"Every patient supported in a State charitable institution shall be personally liable for his maintenance and for all necessary expenses incurred by the institution in his behalf and the husband, father and grandfather, mother and grandmother, and the children and grandchildren, severally and respectively, being of sufficient ability, and the wife, if she is in sufficiently comfortable circumstances, of every patient so confined, whose estate is not sufficient for his support, shall support, and maintain the patient in the institution in such manner and to such an amount as the court shall direct. All husbands living separate and apart from their wives so confined, and all parents of illegitimate children so confined shall also be personally liable for such expense."
R.S. 30:4-74 provides:
"A patient's estate or the person chargeable for his support, or the state or county as provided by law, shall be liable for institutional support from the time of the patient's commitment whether he was committed as indigent or nonindigent and irrespective of change of status after commitment."
In re Truslowe , 42 N.J. Super. 23 (Juv. & Dom. Rel. Ct. 1956), is authority for the proposition that, as between the father of an incompetent daughter without funds of her own and the county, the primary obligation for the support of the daughter in a state mental institution under the cited statutes is with the father. It does not deal with the precise issue here involved. Board of Chosen Freeholders of Camden County v. Ritson , 68 N.J.L. 666 (E. & A. 1903), is likewise distinguishable. It was there held that it is within the power of the Legislature to make the estate of an insane person liable for her maintenance at a state mental institution. The statute there involved provided in effect that every insane person in any county insane asylum shall be personally liable for his maintenance therein. The court stated, at page 668:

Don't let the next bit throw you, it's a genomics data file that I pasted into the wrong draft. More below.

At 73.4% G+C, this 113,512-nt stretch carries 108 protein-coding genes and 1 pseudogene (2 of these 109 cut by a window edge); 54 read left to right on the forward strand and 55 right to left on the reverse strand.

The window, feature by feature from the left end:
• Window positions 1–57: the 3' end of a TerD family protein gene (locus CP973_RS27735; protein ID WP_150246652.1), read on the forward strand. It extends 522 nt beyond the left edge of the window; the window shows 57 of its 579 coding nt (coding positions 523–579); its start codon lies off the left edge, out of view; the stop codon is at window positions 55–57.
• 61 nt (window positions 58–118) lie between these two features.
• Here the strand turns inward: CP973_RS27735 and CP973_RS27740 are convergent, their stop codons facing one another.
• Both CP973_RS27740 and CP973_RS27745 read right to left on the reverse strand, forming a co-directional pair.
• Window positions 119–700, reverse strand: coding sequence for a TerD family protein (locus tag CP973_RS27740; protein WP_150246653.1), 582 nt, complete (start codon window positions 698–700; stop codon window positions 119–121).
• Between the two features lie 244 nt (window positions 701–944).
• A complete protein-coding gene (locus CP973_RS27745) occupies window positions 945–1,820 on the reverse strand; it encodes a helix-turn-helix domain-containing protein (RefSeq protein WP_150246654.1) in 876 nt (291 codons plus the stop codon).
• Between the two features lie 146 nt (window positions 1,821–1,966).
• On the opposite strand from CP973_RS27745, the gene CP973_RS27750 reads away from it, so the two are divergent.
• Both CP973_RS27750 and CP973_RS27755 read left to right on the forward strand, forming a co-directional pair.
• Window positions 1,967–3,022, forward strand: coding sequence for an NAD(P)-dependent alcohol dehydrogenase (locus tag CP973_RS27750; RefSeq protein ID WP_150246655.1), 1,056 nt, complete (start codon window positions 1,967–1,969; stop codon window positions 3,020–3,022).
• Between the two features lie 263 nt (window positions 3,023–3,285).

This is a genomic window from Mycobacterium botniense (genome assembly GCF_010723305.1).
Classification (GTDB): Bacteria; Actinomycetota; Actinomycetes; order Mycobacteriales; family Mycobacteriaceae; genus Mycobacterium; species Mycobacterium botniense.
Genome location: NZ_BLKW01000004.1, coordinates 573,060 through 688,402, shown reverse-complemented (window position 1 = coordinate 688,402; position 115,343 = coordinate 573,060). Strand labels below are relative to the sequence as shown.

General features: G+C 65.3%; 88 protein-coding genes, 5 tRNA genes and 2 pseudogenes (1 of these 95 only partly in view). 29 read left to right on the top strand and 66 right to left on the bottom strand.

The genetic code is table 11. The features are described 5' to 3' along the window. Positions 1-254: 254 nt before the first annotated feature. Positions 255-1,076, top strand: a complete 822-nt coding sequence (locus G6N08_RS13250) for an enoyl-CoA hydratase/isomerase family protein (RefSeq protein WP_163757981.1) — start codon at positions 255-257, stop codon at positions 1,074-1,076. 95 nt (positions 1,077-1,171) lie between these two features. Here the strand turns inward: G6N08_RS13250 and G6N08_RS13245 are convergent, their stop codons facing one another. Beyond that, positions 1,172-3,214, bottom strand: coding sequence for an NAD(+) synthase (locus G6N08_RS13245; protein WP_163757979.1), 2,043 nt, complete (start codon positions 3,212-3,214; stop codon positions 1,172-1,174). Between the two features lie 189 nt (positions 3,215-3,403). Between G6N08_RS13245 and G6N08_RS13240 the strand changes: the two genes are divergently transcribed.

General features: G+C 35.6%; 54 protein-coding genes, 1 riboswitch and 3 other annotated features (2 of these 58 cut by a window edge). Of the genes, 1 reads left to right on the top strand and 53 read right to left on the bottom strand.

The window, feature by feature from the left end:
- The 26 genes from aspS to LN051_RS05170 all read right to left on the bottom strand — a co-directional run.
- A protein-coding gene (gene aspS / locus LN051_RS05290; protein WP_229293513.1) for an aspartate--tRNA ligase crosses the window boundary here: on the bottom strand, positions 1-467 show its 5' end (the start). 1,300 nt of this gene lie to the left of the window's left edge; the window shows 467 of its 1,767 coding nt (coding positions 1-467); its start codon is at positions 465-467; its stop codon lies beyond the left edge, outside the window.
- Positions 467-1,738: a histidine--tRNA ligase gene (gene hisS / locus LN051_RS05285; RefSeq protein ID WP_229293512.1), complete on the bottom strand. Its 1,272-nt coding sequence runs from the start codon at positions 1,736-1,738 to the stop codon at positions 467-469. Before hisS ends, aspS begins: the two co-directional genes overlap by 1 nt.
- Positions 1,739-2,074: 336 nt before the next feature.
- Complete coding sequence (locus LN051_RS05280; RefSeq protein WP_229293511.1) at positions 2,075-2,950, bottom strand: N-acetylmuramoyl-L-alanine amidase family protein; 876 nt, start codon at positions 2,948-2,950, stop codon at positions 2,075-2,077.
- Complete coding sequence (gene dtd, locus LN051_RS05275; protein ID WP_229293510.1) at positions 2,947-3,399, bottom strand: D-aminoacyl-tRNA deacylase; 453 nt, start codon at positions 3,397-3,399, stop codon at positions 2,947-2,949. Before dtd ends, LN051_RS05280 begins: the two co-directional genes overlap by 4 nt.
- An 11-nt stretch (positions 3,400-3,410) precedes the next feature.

"* * * the statute simply gives to the board of chosen freeholders, when they furnish the maintenance at public expense, the right to recoup, for the public, the expense thus incurred."
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From this it does not follow that the Legislature diminished the primary common law liability of the husband.
The issue here is not whether the county or the State in the first instance has the right to reimbursement from the wife's separate estate for the cost of her maintenance at the institution, but whether the husband still bears the common law primary responsibility to support his wife who is committed to a state mental institution. In Holden v. Public Service Electric & Gas Co. , 127 N.J.L. 405 (Sup. Ct. 1941), the decedent's widow for years had been committed to a state institution for the insane at public expense under an order of the court placing the entire burden of support upon the county, with no provision for reimbursement by the husband. This order seems to have been predicated upon the husband's asserted lack of means to defray maintenance costs. The husband suffered a fatal injury in the course of his employment, and the question arose whether the widow was a dependent within the purview of the Compensation Act. It appeared in the course of the trial that the decedent had been regularly employed for some years prior to his death. The court concluded that the deceased was not relieved of the obligation of maintenance by the order adverted to, which did not contain any provision for reimbursement by the deceased to the county. Notwithstanding this omission, the court stated at page 408, referring to the decedent: